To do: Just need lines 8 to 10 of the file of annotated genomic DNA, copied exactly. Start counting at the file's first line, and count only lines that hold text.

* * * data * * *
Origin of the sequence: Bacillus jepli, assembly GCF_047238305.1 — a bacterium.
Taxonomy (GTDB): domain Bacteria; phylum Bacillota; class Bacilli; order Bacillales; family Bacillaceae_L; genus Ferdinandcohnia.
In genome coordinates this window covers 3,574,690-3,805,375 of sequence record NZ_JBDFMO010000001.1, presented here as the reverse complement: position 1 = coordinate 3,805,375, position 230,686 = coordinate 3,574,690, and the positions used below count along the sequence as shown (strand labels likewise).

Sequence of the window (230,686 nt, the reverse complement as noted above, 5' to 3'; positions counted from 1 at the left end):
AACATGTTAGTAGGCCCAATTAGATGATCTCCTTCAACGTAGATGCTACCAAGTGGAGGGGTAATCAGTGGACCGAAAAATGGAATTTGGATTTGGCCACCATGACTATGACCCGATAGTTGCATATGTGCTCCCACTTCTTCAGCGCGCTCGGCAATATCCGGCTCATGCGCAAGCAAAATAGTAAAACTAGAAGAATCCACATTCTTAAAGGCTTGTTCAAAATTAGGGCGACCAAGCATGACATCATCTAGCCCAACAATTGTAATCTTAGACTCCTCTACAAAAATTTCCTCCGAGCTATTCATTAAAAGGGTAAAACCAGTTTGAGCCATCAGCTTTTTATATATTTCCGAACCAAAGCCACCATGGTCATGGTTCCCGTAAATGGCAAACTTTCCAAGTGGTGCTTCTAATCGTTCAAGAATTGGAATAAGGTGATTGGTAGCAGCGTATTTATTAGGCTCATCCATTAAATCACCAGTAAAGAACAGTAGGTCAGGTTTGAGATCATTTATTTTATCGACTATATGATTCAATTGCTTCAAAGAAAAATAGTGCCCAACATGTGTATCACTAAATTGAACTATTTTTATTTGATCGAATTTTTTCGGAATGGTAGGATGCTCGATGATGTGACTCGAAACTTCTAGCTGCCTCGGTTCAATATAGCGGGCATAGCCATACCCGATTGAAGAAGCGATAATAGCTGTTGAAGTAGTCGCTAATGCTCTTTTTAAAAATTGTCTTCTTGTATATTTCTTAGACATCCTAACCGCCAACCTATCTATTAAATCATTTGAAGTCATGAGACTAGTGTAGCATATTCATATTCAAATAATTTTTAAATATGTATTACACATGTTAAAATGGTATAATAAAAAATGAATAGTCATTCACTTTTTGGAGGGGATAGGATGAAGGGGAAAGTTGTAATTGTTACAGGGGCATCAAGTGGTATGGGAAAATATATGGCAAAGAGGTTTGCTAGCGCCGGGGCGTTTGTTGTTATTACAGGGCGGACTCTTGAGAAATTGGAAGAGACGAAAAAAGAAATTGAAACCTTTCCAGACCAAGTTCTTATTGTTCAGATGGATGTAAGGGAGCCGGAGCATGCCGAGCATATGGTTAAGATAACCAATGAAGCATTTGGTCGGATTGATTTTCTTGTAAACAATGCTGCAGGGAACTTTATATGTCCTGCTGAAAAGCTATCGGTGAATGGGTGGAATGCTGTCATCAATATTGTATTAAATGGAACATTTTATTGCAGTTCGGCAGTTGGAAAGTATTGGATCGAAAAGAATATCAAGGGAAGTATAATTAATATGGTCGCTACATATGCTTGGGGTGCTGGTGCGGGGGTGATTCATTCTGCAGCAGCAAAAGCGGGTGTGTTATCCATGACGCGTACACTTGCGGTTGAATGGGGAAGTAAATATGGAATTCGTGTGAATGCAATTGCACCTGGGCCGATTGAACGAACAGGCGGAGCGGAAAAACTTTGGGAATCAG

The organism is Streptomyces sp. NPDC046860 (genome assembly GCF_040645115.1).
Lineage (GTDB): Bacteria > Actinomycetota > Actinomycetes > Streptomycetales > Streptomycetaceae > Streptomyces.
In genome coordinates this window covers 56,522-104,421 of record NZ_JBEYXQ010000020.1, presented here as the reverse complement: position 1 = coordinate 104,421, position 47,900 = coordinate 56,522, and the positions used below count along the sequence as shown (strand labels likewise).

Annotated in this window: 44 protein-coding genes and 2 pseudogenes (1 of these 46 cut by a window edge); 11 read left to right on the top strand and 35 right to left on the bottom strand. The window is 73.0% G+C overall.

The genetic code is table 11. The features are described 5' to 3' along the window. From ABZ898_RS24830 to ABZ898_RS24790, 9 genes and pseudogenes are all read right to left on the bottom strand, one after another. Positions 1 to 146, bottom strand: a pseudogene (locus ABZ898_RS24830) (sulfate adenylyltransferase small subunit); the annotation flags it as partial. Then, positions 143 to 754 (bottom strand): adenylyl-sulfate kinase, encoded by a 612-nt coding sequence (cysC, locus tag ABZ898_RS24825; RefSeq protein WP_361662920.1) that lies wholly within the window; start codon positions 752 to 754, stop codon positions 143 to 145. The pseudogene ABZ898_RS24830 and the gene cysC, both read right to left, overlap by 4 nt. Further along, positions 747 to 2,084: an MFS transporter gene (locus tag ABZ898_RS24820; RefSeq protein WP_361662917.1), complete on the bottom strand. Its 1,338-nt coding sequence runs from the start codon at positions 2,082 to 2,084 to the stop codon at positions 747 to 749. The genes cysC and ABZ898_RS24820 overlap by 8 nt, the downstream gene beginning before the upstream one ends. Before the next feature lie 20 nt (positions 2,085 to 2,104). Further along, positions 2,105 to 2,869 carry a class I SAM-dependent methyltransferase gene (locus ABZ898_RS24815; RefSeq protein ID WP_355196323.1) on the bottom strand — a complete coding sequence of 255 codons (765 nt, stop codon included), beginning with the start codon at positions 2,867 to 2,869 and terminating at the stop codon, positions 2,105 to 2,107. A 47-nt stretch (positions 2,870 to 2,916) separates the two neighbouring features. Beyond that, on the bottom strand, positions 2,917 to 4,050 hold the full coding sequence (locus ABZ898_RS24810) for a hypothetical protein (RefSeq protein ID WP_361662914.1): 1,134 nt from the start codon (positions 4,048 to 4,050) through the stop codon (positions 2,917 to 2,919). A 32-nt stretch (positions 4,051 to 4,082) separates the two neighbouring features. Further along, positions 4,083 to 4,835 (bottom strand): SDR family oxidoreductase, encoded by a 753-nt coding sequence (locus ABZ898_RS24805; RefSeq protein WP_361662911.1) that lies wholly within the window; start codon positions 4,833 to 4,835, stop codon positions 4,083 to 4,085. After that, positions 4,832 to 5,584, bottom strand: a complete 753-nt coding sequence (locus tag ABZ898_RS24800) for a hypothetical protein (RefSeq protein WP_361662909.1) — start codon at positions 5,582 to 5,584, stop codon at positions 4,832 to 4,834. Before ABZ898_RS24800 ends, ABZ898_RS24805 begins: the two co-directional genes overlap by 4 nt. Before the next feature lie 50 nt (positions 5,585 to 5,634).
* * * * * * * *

In genome coordinates this window covers 56,522-104,421 of record NZ_JBEYXQ010000020.1, presented here as the reverse complement: position 1 = coordinate 104,421, position 47,900 = coordinate 56,522, and the positions used below count along the sequence as shown (strand labels likewise).

Annotated in this window: 44 protein-coding genes and 2 pseudogenes (1 of these 46 cut by a window edge); 11 read left to right on the top strand and 35 right to left on the bottom strand. The window is 73.0% G+C overall.

The genetic code is table 11. The features are described 5' to 3' along the window. From ABZ898_RS24830 to ABZ898_RS24790, 9 genes and pseudogenes are all read right to left on the bottom strand, one after another. Positions 1 to 146, bottom strand: a pseudogene (locus ABZ898_RS24830) (sulfate adenylyltransferase small subunit); the annotation flags it as partial. Then, positions 143 to 754 (bottom strand): adenylyl-sulfate kinase, encoded by a 612-nt coding sequence (cysC, locus tag ABZ898_RS24825; RefSeq protein WP_361662920.1) that lies wholly within the window; start codon positions 752 to 754, stop codon positions 143 to 145. The pseudogene ABZ898_RS24830 and the gene cysC, both read right to left, overlap by 4 nt. Further along, positions 747 to 2,084: an MFS transporter gene (locus tag ABZ898_RS24820; RefSeq protein WP_361662917.1), complete on the bottom strand. Its 1,338-nt coding sequence runs from the start codon at positions 2,082 to 2,084 to the stop codon at positions 747 to 749. The genes cysC and ABZ898_RS24820 overlap by 8 nt, the downstream gene beginning before the upstream one ends. Before the next feature lie 20 nt (positions 2,085 to 2,104). Further along, positions 2,105 to 2,869 carry a class I SAM-dependent methyltransferase gene (locus ABZ898_RS24815; RefSeq protein ID WP_355196323.1) on the bottom strand — a complete coding sequence of 255 codons (765 nt, stop codon included), beginning with the start codon at positions 2,867 to 2,869 and terminating at the stop codon, positions 2,105 to 2,107. A 47-nt stretch (positions 2,870 to 2,916) separates the two neighbouring features. Beyond that, on the bottom strand, positions 2,917 to 4,050 hold the full coding sequence (locus ABZ898_RS24810) for a hypothetical protein (RefSeq protein ID WP_361662914.1): 1,134 nt from the start codon (positions 4,048 to 4,050) through the stop codon (positions 2,917 to 2,919). A 32-nt stretch (positions 4,051 to 4,082) separates the two neighbouring features. Further along, positions 4,083 to 4,835 (bottom strand): SDR family oxidoreductase, encoded by a 753-nt coding sequence (locus ABZ898_RS24805; RefSeq protein WP_361662911.1) that lies wholly within the window; start codon positions 4,833 to 4,835, stop codon positions 4,083 to 4,085. After that, positions 4,832 to 5,584, bottom strand: a complete 753-nt coding sequence (locus tag ABZ898_RS24800) for a hypothetical protein (RefSeq protein WP_361662909.1) — start codon at positions 5,582 to 5,584, stop codon at positions 4,832 to 4,834. Before ABZ898_RS24800 ends, ABZ898_RS24805 begins: the two co-directional genes overlap by 4 nt. Before the next feature lie 50 nt (positions 5,585 to 5,634).